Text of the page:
They take you outside and a taxi comes. The agreed price is $30.00, but as soon as you leave the driver starts hassling you telling you it is $30.00 per person!! Thanks to bad reviewers we went to the Plaza which is no longer a hotel. Then he wanted 10 or 20 more to take us 10 blocks to the olofsson. Stand your ground. $30.00 is a lot of money in haiti. The guy wanted $70.00. I gave him $40.00 and told him to get lost. Better yet have your hotel send a driver.

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    There is A Travel Advisory

    by jamesdalphonse Written Jun 17, 2007

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    However, I don't know why there is a travel advisory. During the past year, we have spent nearly three weeks in Haiti, sometimes right in the heart of the capital, Port au Prince, and haven't even had a hint of problems. Although, I am sure that some have. We just did not, which made it more worry free for us.

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    protests

    by muralgirl Written Jul 7, 2006

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    Haiti does not feel as dangerous as the press makes it out to be, especially now that Rene Preval is president, but the one thing you need to watch out for is any kind of protest that happens. In a large crowd of political protesters, things can get dangerous.

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    Exaggerations in the Media

    by dunearn20 Written Nov 16, 2004

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    The situation here is not as bad as as it seems when you read the news. There are a few people who make trouble and the UN has evacuated the families of the international staff, but this is really exagerated. I walk around a lot even in the evening and also go jogging in the morning, there is no real danger.

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    Aggressive Merchants

    by MoonOogler Written Oct 3, 2004

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    If you decide to go to a outdoor marketplace; please make sure to go with a group of people. Some of the merchants are very aggressive. They will try to surround the tourists and convince them to buy their wares. You can get some really good deals... but beware they do not want you to leave without buying anything.

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    Official Travel Warnings

    by tledergerber Written Jul 13, 2003

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    I just wanted to give my opinion on all those travel warnings posted on the websides of governments. Haiti is not that bad overall, sure there is a lot of politicial unrest but overall our family has never felt during our stay beeing in danger.

    Stay clear of gatherings and try to avoid larger cities like Port au Prince and Cape Haitien. The cities are anyway not that nice, tons of rubbish everywhere. Pure slums!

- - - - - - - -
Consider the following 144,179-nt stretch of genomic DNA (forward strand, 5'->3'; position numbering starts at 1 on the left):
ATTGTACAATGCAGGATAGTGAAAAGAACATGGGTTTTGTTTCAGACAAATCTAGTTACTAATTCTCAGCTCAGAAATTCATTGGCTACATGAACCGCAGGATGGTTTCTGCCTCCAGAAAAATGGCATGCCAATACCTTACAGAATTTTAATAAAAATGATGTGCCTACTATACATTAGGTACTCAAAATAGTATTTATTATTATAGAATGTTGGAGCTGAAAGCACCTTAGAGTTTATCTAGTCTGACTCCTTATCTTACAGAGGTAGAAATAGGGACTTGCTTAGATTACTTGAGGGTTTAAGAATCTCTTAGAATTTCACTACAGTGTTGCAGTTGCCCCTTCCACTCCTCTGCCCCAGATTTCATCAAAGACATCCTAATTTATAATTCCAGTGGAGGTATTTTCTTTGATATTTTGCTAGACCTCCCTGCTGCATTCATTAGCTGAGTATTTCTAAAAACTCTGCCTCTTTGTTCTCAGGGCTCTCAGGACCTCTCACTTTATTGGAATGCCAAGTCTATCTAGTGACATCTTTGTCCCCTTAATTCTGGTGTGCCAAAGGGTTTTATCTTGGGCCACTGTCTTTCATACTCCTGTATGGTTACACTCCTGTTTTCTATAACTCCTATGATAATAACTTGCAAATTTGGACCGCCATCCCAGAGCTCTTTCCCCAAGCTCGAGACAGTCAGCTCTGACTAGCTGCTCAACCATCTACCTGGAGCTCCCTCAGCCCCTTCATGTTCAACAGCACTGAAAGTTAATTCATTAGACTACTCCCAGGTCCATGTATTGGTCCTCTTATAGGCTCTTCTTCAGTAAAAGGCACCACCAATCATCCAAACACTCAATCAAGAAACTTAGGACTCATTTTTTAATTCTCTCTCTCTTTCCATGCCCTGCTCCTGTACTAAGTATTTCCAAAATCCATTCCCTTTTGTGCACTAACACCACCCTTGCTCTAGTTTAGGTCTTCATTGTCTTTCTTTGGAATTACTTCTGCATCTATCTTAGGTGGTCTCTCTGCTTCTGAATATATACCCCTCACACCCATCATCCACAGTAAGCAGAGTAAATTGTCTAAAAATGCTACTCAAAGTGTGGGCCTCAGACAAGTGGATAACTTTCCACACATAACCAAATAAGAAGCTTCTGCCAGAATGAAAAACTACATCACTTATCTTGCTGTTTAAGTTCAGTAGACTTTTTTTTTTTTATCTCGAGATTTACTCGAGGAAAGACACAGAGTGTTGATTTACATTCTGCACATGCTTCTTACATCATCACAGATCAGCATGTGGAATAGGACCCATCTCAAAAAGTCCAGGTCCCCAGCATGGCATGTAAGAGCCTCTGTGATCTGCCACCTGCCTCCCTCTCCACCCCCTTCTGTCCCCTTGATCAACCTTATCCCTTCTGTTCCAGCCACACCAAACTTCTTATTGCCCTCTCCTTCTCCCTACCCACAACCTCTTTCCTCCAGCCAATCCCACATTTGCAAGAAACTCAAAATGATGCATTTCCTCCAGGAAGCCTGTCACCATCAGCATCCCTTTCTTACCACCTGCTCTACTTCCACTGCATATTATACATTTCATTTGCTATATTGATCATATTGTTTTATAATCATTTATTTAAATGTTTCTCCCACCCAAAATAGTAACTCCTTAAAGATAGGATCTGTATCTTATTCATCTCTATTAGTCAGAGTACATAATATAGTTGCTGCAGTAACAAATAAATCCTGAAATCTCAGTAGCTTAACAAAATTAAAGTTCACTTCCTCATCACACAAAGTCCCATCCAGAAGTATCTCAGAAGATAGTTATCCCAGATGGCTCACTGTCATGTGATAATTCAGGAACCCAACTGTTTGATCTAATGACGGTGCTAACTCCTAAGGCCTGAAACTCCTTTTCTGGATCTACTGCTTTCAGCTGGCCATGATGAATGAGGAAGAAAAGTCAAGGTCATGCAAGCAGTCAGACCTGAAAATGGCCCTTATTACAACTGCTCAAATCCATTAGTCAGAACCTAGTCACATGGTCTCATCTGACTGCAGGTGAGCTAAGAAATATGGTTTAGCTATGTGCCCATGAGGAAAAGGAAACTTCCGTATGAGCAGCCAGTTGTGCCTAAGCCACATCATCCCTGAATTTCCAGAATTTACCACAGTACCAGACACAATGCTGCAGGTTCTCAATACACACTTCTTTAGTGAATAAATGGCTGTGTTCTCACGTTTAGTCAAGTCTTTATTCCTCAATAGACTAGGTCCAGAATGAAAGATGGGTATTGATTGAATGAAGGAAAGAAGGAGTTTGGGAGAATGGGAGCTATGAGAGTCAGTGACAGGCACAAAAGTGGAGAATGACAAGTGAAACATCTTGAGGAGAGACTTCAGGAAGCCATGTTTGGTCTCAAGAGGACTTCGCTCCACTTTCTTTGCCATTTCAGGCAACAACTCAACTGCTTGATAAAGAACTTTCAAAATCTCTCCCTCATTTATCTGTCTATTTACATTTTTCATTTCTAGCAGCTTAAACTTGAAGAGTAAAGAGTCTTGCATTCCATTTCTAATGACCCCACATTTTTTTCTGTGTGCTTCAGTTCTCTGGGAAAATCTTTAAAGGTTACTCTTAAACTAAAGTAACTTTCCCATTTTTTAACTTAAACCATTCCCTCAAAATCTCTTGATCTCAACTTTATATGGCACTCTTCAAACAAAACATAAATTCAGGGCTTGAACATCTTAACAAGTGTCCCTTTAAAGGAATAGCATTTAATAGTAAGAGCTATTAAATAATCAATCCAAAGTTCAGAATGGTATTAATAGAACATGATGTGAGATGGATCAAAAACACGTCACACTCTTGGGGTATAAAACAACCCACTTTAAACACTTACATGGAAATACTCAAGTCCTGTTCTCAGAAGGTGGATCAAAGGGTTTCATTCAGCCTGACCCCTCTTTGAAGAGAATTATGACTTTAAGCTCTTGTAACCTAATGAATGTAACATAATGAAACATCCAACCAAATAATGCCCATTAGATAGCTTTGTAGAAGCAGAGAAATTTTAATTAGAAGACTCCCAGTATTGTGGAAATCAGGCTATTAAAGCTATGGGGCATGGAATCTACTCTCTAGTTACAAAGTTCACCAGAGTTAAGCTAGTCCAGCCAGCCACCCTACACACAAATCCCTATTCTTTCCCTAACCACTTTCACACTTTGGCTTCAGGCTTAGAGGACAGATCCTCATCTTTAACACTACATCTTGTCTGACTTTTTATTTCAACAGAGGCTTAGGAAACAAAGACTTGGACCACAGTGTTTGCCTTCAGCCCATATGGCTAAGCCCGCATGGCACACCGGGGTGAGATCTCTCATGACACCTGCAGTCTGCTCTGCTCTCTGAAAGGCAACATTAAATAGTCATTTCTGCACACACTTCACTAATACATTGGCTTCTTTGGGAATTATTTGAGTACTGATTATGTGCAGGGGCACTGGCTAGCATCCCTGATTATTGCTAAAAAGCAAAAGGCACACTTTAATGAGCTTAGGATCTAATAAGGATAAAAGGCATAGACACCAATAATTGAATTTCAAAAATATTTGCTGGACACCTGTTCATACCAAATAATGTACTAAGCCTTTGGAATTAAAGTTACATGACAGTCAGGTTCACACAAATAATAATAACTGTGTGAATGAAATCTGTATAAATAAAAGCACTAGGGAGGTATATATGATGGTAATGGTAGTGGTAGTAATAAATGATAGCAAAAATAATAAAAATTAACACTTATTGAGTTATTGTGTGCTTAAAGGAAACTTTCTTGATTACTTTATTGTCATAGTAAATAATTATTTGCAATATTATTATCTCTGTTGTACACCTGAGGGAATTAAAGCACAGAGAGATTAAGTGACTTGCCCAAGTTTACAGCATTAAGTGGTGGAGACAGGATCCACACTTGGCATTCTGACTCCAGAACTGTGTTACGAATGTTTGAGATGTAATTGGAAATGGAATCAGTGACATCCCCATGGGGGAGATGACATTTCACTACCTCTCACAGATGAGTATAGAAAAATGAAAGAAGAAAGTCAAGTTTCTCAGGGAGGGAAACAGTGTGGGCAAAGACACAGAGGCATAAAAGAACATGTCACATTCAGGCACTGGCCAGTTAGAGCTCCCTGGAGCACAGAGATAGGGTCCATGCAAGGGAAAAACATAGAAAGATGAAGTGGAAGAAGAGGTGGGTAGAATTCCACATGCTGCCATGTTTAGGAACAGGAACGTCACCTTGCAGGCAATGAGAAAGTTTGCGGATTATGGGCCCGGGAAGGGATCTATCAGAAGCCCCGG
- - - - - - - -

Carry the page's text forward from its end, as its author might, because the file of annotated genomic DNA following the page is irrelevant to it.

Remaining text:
Related to:
    • Road Trip

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    Getting Through Customs at the Airport

    by klarson Updated Dec 13, 2002

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    When you arrive at Port-au-Prince airport, you will be swarmed by a number of the porters who help handle the luggage. I recommend you pick one (or perhaps more if you are in a group with lots of luggage), and remember the number on his shirt to keep track of him. Let him help you all the way through customs and when you come out of the terminal. It gets hairiest when you get outside. We had several guys all trying to help with our luggage, and then all expecting us to tip them. Try to maintain order and keep track of who is *really* helping you, and just pay him a tip when you are loaded up.

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  • DANGERS? Haiti is the poorest...

    by Aang Written Sep 8, 2002

    DANGERS? Haiti is the poorest country in the western hemisphere and only 30% of the population have regular jobs at present. In 1997 massive political demonstrations led to stampedes, car-burnings, and general street violence in which at least 40 people died. American, Canadian and Pakistani troops have been brought in to keep order.

    The main dangers you face as a tourist are- driving accidents, fights during parades or political demos, AIDS. Port au Prince, where 75% of violent crime takes place, sometimes has about one murder per day.

    ~~~~~~~~~~~~~~~~~~~~~~~~~~~~~~~~~~~~~~~~~~~~

    www.haitianstreetkids.com

    PLEASE have a look at this excellent site:

    www.haitianstreetkids.com

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    When we were there, the first...

    by Elmsaafir Updated Sep 8, 2002

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    When we were there, the first free election in Haiti's history went on. There were still problems from time to time, and often they manifested themselves as riots or roadblocks. The pic was taken from a helicopter as we flew over one of those roadblocks.

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Haiti Warnings and Dangers